I chose the example of Cracow because it is not the largest city in Poland, it is not the capital, yet there is a well presented section on the history of the city. There are multiple reasons for making such information available. First, as more and more students are using computers to access information (see later section on Poland's plans regarding this), placing historical information on the Internet is an alternate way of teaching. Polish students that may be bored with history in class suddenly find it much more interesting when read from their computer.

Besides educating Poles on their own history, Cyfronet Cracow is providing a valuable resource for potential travelers. I think that most people would rather visit a city knowing something of what distinguishes it from the many other cities of the world. So by providing historical information about Cracow on the web, the city is attracting tourists not just from Poland, but also from Europe and the rest of the world.

The major cities of Poland are all represented on the Cities in Poland page (http://info.fuw.edu.pl/pl/Miasta.html). After exploring the links here I discovered that Gdansk

(http://panda.bg.univ.gda.pl/oceanografia/gdansk/gdansk.html) is about to celebrate its millennium. The Katowice site (http://www.ae.katowice.pl/katowice/katowice.html) has so much historical information that you must choose one of eight links on a timeline to narrow down the results. But historical information is not by far the only type available in the pl domain.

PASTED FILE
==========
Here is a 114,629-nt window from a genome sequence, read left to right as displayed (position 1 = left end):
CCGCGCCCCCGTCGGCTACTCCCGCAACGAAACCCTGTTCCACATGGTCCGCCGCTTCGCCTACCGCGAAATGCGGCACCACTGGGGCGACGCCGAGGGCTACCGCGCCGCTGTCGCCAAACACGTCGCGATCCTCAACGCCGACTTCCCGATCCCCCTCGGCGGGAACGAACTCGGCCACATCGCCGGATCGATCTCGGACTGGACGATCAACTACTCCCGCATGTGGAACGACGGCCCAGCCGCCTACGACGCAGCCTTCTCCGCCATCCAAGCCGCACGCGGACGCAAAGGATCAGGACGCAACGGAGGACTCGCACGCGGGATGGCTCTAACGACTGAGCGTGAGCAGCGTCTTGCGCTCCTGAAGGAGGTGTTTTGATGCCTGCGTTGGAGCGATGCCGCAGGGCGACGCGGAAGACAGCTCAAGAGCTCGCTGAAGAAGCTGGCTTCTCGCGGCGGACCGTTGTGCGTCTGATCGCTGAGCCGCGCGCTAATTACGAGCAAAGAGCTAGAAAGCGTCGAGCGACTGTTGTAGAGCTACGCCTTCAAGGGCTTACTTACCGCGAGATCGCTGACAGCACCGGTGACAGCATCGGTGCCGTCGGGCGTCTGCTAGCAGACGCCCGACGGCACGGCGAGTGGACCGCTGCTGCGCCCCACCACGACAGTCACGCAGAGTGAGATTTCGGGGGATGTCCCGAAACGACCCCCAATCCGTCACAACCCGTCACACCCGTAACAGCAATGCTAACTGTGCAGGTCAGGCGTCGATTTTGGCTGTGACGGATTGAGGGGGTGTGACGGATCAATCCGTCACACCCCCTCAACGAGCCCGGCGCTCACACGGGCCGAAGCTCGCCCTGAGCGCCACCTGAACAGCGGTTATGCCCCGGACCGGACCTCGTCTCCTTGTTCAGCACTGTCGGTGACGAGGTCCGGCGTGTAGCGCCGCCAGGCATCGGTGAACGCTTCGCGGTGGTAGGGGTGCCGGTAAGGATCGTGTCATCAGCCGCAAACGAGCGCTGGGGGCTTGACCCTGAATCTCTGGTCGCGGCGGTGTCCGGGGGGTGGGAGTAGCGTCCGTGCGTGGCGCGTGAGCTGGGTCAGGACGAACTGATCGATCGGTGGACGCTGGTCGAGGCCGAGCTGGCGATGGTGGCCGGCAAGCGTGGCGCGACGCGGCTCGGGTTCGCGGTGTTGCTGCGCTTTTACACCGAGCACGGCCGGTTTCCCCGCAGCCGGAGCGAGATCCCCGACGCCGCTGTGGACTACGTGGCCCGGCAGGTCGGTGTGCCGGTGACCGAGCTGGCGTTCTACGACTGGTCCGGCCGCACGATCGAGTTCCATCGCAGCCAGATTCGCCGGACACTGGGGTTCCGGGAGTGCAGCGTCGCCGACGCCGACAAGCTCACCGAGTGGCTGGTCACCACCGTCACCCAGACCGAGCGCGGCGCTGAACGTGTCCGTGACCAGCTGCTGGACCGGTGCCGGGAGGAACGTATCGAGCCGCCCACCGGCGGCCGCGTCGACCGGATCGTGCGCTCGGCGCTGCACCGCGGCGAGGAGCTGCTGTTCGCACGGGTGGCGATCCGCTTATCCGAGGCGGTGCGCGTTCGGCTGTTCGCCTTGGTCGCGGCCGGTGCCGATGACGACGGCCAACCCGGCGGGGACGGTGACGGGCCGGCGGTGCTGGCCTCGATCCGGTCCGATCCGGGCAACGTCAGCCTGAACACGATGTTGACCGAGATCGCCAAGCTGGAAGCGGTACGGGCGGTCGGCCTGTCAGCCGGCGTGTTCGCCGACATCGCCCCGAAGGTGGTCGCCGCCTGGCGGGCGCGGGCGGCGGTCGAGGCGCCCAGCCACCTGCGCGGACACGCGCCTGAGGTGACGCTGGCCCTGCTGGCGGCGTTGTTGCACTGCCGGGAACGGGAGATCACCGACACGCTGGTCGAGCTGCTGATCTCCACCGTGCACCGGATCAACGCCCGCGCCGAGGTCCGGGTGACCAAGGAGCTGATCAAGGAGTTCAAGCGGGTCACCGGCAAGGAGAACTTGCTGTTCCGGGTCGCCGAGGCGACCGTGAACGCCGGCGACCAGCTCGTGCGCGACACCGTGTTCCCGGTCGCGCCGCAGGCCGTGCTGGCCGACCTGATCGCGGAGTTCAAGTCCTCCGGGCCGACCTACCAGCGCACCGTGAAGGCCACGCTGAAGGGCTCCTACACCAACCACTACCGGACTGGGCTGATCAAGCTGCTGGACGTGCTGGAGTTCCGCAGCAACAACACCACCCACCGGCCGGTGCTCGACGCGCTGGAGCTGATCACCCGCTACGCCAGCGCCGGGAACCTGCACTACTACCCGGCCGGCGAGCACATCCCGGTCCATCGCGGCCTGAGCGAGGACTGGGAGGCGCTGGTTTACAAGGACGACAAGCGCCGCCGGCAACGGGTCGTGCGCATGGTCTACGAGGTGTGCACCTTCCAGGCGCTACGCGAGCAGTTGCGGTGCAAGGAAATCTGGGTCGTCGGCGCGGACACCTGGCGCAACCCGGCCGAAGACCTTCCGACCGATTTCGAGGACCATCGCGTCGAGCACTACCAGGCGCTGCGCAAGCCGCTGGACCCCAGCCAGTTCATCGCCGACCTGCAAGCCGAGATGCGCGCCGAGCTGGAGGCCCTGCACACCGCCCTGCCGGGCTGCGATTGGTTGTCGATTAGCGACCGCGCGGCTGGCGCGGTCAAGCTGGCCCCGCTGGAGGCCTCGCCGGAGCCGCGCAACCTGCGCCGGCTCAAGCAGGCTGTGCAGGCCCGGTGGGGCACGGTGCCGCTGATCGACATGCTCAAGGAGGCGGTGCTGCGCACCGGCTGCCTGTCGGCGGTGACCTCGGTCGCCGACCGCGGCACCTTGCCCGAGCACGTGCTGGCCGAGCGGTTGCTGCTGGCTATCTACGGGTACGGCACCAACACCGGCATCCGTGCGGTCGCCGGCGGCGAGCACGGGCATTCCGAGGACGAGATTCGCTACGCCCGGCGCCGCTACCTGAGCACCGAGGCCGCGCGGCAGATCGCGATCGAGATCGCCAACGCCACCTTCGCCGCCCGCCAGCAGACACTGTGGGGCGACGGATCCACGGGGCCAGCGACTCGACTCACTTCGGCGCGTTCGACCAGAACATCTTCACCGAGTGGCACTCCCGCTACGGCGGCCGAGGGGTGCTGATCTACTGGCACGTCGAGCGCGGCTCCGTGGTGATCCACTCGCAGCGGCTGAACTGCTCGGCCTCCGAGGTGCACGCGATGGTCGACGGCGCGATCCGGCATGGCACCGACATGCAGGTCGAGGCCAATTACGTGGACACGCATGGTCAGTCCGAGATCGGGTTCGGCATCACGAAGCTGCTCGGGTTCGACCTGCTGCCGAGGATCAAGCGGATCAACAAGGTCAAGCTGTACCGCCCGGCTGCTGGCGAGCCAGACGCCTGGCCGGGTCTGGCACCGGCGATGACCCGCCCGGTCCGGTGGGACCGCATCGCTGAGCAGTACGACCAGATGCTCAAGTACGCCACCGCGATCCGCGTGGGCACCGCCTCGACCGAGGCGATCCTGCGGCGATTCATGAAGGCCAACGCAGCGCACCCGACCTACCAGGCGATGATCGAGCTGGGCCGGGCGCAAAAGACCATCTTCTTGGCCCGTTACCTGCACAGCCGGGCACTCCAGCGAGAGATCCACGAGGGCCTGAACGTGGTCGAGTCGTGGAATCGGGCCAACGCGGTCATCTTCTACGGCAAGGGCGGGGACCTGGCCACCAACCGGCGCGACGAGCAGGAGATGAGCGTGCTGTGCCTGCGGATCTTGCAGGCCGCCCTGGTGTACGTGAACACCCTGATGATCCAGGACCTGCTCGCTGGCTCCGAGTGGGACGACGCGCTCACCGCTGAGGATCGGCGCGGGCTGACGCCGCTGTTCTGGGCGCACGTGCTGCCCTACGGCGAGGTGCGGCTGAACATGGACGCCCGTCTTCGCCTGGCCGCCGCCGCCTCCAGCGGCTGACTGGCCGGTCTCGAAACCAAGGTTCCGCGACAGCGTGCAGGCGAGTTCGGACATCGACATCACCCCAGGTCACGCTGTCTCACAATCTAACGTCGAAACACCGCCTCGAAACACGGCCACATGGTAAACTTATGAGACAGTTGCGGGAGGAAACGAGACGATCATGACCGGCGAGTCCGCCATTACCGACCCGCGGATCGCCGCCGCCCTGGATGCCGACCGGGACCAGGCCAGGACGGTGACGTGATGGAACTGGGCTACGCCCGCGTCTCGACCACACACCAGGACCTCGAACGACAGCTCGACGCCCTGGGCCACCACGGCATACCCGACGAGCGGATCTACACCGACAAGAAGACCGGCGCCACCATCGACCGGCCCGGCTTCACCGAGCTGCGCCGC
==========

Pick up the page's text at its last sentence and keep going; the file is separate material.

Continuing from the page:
The most striking example of how the Poles are merging Internet technology and present day life is the Presidential Vote, Poland '95 page (http://bull.mimuw.edu.pl/cgi-bin/vote). On this page is listed the seventeen presidential candidates for 1995. Each candidate's name is a link to a picture of that candidate. Also, next to each name is a check box. To `vote', you check the candidate you want then click the Vote button. On the next page (http://bull.mimuw.edu.pl/local/wybory/wyniki_przedbiegow.no_pl.html) the Internet Elections current results are posted. Obviously this vote is not binding, but it gives an idea of what people (at least those with access to computers) think. Results are tallied for national and international domains, apparently current president Lech Walesa is not doing well in either - but foreigners do like him twice as much as Poles do.